What Is Steam Bathing All About?
A 'steam bath' is an enclosure which is kept around 45°C. It is fed with some sort of steam generator which produces thick clouds of mist.
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steam baths, not to be confused with saunas, have been a popular way of
bathing for thousands of years. They were known to the
ancient Greeks and have long traditions in both Turkey and Russia.
In our modern world, steam baths or saunas can be found in most spas and gyms. They are also becoming increasingly popular for
home installation. Thanks to recent developments in steam
generator technology steam baths can be installed in almost any residential bathroom.
However, as in the paragraph above, we often hear the terms "steam
bath", "steam shower" and "sauna" used pretty interchangeably. But, do
they actually mean the same thing?
Strictly speaking, a "steam bath" is an enclosure which is kept around
45°C. It is fed with some sort of steam generator
which produces thick clouds of mist.
Obviously, the room has to be fairly well sealed to prevent the steam
from escaping and also to prevent moisture damage to the surrounding
structure at the same time.
A steam shower is basically the same as a steam bath but on a smaller
scale. It is usually big enough for one or two people and can
be installed in a standard shower stall. Steam showers are
often used for residential steam baths.
The Sauna...The Bath
A steam bath is sometimes called a steam sauna but, a sauna is actually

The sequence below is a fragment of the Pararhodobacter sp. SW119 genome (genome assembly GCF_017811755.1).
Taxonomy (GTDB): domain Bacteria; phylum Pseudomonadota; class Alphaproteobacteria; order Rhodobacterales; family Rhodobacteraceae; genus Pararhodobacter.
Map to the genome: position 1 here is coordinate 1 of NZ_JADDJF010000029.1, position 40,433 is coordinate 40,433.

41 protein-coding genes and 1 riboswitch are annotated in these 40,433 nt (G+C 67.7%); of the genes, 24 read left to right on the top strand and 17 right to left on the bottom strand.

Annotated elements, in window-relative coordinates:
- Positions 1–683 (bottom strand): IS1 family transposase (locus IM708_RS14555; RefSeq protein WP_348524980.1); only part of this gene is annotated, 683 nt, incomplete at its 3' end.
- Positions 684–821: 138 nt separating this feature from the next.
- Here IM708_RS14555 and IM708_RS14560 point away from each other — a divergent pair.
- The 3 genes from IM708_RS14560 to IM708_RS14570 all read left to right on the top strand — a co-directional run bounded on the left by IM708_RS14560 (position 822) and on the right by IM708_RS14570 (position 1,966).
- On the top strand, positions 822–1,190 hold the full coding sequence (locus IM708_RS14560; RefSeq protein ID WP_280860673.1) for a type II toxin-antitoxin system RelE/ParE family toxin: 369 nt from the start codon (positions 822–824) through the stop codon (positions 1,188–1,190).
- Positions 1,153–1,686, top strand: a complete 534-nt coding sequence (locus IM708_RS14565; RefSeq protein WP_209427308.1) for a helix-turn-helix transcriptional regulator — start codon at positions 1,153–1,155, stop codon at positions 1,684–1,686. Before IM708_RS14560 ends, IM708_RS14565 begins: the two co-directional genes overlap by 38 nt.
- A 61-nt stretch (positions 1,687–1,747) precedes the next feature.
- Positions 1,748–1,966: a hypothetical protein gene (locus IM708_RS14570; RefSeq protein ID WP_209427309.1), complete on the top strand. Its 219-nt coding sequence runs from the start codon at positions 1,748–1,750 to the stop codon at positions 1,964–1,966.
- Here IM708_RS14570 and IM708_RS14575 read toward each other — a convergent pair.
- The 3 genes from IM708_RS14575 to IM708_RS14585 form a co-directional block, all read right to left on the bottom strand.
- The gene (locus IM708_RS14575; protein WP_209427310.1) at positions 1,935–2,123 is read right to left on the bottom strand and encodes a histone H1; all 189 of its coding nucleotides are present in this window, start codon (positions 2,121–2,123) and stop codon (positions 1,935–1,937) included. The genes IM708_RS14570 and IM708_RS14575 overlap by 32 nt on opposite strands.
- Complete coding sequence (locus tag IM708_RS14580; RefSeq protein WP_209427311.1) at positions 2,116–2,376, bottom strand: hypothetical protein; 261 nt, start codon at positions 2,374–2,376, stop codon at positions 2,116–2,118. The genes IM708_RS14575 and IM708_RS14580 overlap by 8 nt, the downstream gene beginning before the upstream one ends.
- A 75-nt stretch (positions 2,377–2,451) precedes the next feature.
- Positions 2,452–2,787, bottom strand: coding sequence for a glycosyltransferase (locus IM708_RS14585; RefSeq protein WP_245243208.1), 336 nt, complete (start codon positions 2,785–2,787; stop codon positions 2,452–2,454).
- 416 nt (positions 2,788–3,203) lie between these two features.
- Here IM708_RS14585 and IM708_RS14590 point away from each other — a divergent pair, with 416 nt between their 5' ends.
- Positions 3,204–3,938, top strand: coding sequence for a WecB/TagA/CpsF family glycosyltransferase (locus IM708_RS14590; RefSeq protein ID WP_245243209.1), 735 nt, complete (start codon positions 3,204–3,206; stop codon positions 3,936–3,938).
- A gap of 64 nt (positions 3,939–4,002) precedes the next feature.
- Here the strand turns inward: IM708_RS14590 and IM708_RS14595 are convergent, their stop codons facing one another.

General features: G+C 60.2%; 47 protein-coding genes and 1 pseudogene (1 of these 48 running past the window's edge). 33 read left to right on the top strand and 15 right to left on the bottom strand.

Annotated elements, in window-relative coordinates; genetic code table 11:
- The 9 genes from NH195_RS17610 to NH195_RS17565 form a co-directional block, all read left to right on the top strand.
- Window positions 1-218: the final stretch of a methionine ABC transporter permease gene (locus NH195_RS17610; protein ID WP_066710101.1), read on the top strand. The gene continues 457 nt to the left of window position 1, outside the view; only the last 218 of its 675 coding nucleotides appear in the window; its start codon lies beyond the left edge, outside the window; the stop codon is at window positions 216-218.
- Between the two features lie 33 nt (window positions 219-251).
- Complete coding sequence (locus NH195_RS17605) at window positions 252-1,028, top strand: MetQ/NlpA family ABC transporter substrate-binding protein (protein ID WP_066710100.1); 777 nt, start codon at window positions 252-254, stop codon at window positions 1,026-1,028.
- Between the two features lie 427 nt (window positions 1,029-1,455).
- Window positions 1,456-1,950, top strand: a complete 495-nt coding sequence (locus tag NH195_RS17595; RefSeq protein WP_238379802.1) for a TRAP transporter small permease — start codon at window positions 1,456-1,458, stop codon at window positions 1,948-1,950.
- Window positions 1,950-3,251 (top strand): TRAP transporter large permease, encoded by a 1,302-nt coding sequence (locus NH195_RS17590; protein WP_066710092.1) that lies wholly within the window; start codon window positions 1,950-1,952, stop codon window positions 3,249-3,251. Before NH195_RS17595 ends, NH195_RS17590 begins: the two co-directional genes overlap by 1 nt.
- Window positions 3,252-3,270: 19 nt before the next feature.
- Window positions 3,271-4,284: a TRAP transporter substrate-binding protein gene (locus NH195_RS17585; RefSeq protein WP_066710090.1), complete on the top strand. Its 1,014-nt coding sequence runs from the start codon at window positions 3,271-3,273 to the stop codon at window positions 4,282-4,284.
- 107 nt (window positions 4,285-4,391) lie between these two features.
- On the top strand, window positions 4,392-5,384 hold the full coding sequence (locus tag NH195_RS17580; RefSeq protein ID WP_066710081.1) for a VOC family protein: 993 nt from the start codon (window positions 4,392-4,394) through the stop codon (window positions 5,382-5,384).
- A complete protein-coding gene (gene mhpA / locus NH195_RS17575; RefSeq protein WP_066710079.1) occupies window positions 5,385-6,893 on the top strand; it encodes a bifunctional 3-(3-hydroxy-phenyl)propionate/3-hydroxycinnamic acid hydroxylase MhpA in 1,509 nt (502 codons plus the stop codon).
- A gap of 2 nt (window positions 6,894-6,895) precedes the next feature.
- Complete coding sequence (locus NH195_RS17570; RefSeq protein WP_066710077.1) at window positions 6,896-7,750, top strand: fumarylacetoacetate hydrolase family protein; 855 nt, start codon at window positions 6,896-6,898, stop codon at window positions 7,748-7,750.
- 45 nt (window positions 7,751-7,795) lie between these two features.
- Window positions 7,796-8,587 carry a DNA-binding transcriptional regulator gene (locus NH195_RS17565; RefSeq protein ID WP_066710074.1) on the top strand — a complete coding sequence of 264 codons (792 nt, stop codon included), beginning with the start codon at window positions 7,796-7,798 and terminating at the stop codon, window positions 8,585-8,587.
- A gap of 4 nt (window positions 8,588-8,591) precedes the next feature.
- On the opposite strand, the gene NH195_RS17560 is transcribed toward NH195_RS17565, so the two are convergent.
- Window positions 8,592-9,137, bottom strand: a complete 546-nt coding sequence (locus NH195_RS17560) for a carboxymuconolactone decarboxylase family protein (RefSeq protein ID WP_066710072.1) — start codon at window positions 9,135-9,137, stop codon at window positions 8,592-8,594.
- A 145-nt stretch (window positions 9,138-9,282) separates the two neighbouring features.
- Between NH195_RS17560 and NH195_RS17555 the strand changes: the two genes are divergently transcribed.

a different type of bath. A Finnish sauna produces a dry heat
and is also much hotter than a steam bath. Saunas are usually
heated between 70°C and 100°C. Steam is
produced within a sauna by pouring water over hot rocks, but usually
the air is quite dry -- approximately 20% humidity as compared to
nearly 100% humidity in a steam bath.
Many people would like to have a steam shower
installed in their house but are understandably concerned about the
build-up of humidity. However, if you have a fairly modern
bathroom with an enclosed shower stall, you can easily install a steam
shower without any concerns about excess humidity.
The steam shower will have to be an enclosed unit to contain the
moisture and to allow it to drain off. If you don't have an
enclosed shower stall or bathtub, existing bathtubs can still be
modified to accommodate a steam shower. On the other hand, if
you have a large bathroom, a better alternative might be to just
install a separate steam shower.
Fortunately, the steam generator does not have to be in the
bathroom. It can be installed up to 40 feet away from the
steam shower. The generator needs an adequate electrical
connection, and some models also need to be connected to a drain.
Learn more at How Does a Steam Generator Work?
Finally, the steam generator is connected to a steam head which is
installed in the steam bath itself. Some modern steam heads
have built in controls while others are controlled with an external
unit. As you can understand, it is more convenient to have
the control inside the steam bath itself so that you can make
adjustments as needed.
Since steam baths are, indeed, so relaxing you will likely spend more
time there than in a normal shower. This means you should
also think about installing some kind of seating arrangement.
The steam heads should be installed away from the seating area so that
the possibility of being scalded with the hot steam is reduced.
All of this installation work will require specialized plumbing and
electrical skills. Before making the decision to install a
steam shower in your house, consult both a plumber and an electrician
to see if it is feasible.
They will also be able to give you a pretty accurate estimate of the
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